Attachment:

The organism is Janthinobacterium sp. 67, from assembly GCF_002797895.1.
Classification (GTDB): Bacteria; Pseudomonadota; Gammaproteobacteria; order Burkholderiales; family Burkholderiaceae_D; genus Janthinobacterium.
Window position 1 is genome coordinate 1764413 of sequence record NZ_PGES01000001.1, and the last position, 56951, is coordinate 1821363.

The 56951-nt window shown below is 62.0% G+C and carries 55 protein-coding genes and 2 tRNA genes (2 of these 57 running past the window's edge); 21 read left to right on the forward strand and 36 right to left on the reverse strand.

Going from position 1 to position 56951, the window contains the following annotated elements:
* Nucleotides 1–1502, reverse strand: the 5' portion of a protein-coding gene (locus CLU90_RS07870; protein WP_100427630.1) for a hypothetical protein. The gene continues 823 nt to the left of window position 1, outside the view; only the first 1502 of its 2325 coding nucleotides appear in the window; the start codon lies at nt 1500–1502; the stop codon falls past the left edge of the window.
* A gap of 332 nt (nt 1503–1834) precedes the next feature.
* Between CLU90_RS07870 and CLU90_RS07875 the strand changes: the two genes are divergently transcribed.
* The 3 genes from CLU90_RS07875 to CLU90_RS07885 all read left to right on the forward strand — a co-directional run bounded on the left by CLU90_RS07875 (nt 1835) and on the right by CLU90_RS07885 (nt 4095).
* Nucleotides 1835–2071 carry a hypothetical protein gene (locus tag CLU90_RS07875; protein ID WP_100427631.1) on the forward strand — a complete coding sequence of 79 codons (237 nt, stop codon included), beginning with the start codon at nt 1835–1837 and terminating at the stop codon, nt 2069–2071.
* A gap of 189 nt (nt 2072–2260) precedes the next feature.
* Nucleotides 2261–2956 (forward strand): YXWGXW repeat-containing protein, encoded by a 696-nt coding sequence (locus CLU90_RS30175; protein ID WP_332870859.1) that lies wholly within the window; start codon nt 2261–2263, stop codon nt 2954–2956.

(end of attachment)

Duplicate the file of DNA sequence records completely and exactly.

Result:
The organism is Janthinobacterium sp. 67, from assembly GCF_002797895.1.
Classification (GTDB): Bacteria; Pseudomonadota; Gammaproteobacteria; order Burkholderiales; family Burkholderiaceae_D; genus Janthinobacterium.
Window position 1 is genome coordinate 1764413 of sequence record NZ_PGES01000001.1, and the last position, 56951, is coordinate 1821363.

The 56951-nt window shown below is 62.0% G+C and carries 55 protein-coding genes and 2 tRNA genes (2 of these 57 running past the window's edge); 21 read left to right on the forward strand and 36 right to left on the reverse strand.

Going from position 1 to position 56951, the window contains the following annotated elements:
* Nucleotides 1–1502, reverse strand: the 5' portion of a protein-coding gene (locus CLU90_RS07870; protein WP_100427630.1) for a hypothetical protein. The gene continues 823 nt to the left of window position 1, outside the view; only the first 1502 of its 2325 coding nucleotides appear in the window; the start codon lies at nt 1500–1502; the stop codon falls past the left edge of the window.
* A gap of 332 nt (nt 1503–1834) precedes the next feature.
* Between CLU90_RS07870 and CLU90_RS07875 the strand changes: the two genes are divergently transcribed.
* The 3 genes from CLU90_RS07875 to CLU90_RS07885 all read left to right on the forward strand — a co-directional run bounded on the left by CLU90_RS07875 (nt 1835) and on the right by CLU90_RS07885 (nt 4095).
* Nucleotides 1835–2071 carry a hypothetical protein gene (locus tag CLU90_RS07875; protein ID WP_100427631.1) on the forward strand — a complete coding sequence of 79 codons (237 nt, stop codon included), beginning with the start codon at nt 1835–1837 and terminating at the stop codon, nt 2069–2071.
* A gap of 189 nt (nt 2072–2260) precedes the next feature.
* Nucleotides 2261–2956 (forward strand): YXWGXW repeat-containing protein, encoded by a 696-nt coding sequence (locus CLU90_RS30175; protein ID WP_332870859.1) that lies wholly within the window; start codon nt 2261–2263, stop codon nt 2954–2956.